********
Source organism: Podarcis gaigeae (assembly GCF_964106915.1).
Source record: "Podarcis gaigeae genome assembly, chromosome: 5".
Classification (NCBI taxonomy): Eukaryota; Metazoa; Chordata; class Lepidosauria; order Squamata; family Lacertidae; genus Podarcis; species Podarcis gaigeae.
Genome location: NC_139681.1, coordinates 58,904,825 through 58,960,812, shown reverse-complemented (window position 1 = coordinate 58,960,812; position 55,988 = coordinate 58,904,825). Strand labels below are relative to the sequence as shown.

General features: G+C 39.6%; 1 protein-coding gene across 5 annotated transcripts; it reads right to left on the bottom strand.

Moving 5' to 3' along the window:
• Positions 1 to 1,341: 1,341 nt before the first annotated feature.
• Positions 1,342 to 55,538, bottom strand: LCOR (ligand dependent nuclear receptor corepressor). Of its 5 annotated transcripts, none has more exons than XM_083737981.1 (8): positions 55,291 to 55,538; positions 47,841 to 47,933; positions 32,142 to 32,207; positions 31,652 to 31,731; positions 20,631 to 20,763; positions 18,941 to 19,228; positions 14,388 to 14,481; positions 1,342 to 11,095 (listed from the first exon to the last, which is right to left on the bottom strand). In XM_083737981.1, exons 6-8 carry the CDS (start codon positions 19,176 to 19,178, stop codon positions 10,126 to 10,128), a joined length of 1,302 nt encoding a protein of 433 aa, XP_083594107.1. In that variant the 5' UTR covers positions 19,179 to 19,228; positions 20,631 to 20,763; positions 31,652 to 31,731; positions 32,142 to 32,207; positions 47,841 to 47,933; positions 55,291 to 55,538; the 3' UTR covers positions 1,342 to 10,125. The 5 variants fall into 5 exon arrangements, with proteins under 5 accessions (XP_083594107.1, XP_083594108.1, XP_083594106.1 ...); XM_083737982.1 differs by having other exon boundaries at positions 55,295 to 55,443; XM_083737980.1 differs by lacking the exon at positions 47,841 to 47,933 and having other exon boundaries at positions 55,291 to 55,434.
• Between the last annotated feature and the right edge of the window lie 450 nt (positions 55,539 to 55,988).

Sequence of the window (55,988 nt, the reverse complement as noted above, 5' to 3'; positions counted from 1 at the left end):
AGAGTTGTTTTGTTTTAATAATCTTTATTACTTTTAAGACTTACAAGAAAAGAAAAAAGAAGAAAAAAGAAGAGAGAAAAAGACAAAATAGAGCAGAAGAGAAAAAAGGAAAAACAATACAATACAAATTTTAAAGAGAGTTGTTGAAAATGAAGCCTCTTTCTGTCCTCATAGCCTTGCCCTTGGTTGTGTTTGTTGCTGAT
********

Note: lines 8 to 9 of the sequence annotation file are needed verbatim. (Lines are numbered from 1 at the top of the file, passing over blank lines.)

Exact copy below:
• Positions 1,342 to 55,538, bottom strand: LCOR (ligand dependent nuclear receptor corepressor). Of its 5 annotated transcripts, none has more exons than XM_083737981.1 (8): positions 55,291 to 55,538; positions 47,841 to 47,933; positions 32,142 to 32,207; positions 31,652 to 31,731; positions 20,631 to 20,763; positions 18,941 to 19,228; positions 14,388 to 14,481; positions 1,342 to 11,095 (listed from the first exon to the last, which is right to left on the bottom strand). In XM_083737981.1, exons 6-8 carry the CDS (start codon positions 19,176 to 19,178, stop codon positions 10,126 to 10,128), a joined length of 1,302 nt encoding a protein of 433 aa, XP_083594107.1. In that variant the 5' UTR covers positions 19,179 to 19,228; positions 20,631 to 20,763; positions 31,652 to 31,731; positions 32,142 to 32,207; positions 47,841 to 47,933; positions 55,291 to 55,538; the 3' UTR covers positions 1,342 to 10,125. The 5 variants fall into 5 exon arrangements, with proteins under 5 accessions (XP_083594107.1, XP_083594108.1, XP_083594106.1 ...); XM_083737982.1 differs by having other exon boundaries at positions 55,295 to 55,443; XM_083737980.1 differs by lacking the exon at positions 47,841 to 47,933 and having other exon boundaries at positions 55,291 to 55,434.
• Between the last annotated feature and the right edge of the window lie 450 nt (positions 55,539 to 55,988).